October 25, 2020

Who Prays the Psalms?

David flees Jerusalem after Absalom's conspiracy

David flees Jerusalem after Absalom’s conspiracy

Who prays the Psalms? David (Solomon, Asaph, etc.) prays, Christ prays, we pray.

– Dietrich Bonhoeffer
Psalms: The Prayer Book of the Bible

* * *

The psalms are the prayers of Christ. This is the conclusion to which Dietrich Bonhoeffer came. When we pray them Bonhoeffer says, we enter into the prayers of our Lord, the One “who has borne every human weakness in his own flesh, who here pours out the heart of all humanity before God and who stands in our place and prays for us.”

How is it that we can call these human prayers, composed and used in Temple worship long before Jesus walked the earth, the “prayers of Christ?”

Let us trace a line of thinking that I think justifies this conclusion.

First of all, let us note that most of the psalms are the prayers of David the King and other representatives from those appointed to lead the Temple worship in Jerusalem. David may or may not have composed all of the psalms associated with his name (though other texts do testify that he wrote many — 2Sam. 23:1), but those that bear the designation “Of David” were marked that way because those who put the Book of Psalms together saw David in them and wanted readers to think of David when meditating upon them.

Second, David is presented in the Book of Psalms as the suffering King. The vast majority of the “David” psalms are found in the first two books or sections of the Psalms, and most of them are laments.  David is portrayed as the righteous one who is persecuted by his enemies, and who finds consolation and deliverance through trusting in God. The stories about David in Samuel fill in the imaginative background when we read these prayers. We see him fleeing King Saul, hiding in the rocks and caves, seeking a smooth and straight path for his feet, fighting against other enemies and waiting for the time when he would take the throne. We see him later in his life, exiled from that throne, betrayed and opposed by members of his own household. Most of David’s life was a life in danger, under threat, a life on the edge, either threatened by or in exile.

king_davidThird, the people who put the Book of Psalms together were the exiles in Babylon. They themselves had seen the overthrow of their kingdom and had been cast into exile, subject to their enemies, without Temple, land, or king. In the midst of this sad setting, they found solace in remembering King David and how God brought him through his trials. It sparked a growing hope in their hearts that another King might arise to lead them, that their kingdom would be restored, that they would return home and once more establish their lives, their Temple worship, their future. David was the model for this King. The King to come would share their sufferings, model trust in God, and lead them to victory over their enemies.

Finally, Christians have come to believe that Jesus is this King. The Gospels and other NT books designate him the “Son of David,” the suffering Savior who trusted God and overcame death, being exalted to his throne through his resurrection and ascension. He both prayed and embodied the psalms in his life and ministry.

When we pray the psalms, therefore, we enter the story of Jesus our King and pray with him as he endures the attacks and reproaches of his enemies, as he prays for God to be his rock, his refuge, his deliverer.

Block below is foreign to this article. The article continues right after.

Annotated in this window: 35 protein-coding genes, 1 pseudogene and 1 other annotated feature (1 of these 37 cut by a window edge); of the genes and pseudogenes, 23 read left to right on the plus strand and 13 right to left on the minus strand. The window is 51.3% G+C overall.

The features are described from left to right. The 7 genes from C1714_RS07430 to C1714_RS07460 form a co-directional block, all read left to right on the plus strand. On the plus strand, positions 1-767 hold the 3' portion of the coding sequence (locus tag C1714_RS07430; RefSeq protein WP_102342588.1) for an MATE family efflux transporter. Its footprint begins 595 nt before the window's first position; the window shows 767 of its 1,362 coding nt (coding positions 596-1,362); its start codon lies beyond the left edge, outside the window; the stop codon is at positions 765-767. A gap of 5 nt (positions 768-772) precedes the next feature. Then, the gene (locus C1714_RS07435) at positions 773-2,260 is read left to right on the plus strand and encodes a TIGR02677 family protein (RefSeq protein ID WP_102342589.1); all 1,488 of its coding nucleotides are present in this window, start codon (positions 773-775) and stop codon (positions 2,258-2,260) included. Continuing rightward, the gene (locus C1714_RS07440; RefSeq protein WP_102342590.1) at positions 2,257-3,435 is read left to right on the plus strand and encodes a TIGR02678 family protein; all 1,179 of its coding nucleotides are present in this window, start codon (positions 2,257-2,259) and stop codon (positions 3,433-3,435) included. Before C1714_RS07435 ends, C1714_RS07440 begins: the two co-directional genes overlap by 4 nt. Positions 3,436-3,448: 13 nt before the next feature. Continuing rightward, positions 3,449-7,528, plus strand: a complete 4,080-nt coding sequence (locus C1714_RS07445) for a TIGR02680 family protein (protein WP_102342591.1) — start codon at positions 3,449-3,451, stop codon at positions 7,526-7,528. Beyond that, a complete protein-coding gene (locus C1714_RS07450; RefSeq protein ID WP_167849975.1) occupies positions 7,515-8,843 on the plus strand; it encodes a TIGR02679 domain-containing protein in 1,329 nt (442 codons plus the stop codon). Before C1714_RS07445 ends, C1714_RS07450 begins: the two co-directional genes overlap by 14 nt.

For you do not give me up to Sheol,
or let your faithful one see the Pit.
You show me the path of life.
In your presence there is fullness of joy;
in your right hand are pleasures forevermore.

(Psalm 16:10-11)

As Dietrich Bonhoeffer affirms: “To be sure, the one who prays his Psalms remains himself. But in him and through him it is Christ who prays.” Praying the psalms is, therefore, one of the most excellent ways God has given us to “to know Christ and the power of his resurrection and the sharing of his sufferings by becoming like him in his death” (Phil. 3:10).


  1. Yes, Bonhoeffer had a high view of the Psalms as the prayer of Jesus. As an Episcopalian who practices the daily office, I share his understanding of the Psalms and their importance in personal prayer and the formation of the Christian’s inner life. We should not, however, forget that Bonhoeffer also practiced completely extemporaneous prayer, and believed that Christians should be on such an intimate basis with their Father that they could speak freely and sincerely their own words when praying. Bonhoeffer believed that balance in prayer was essential.

    • Bonhoeffer did indeed believe in the value of extemporaneous prayer. I particularly love his morning prayer from Christmas of 1943, which I believe he wrote while imprisoned…

      “God, to you I call early in the morning.
      Help me pray
      And gather my thoughts to yourself
      I cannot do it alone.
      In me it is dark,
      But with you is the light;
      I am lonely, but you forsake me not;
      I am faint-hearted, but with you is help;
      I am restless, but with you is peace;
      In me is bitterness, but with you is patience;
      I do not understand my way, but
      You know the way for me…”

      Of course, the prayer goes on much farther. It’s a beautiful prayer, with more than a hint of Psalms found within.

      Having been a pastor in the Evangelical world, and often hearing brothers and sisters denounce the use of the Lord’s Prayer, saying “It was only a pattern for prayer, not meant to be actually prayed, individually or corporately.”, and seeing them reject the use of ancient prayers of say, Church Fathers, or from our great works of liturgy (BCP, etc.), I believe now that it is balance that is vital. Some feel that reading the prayers of others is vain repetition, or insincere. God knows the sincerity in my heart when I pray the Lorica; the prayer of confession from the Book of Common Prayer; the O Antiphons; or my prayers that are spontaneous and off the cuff.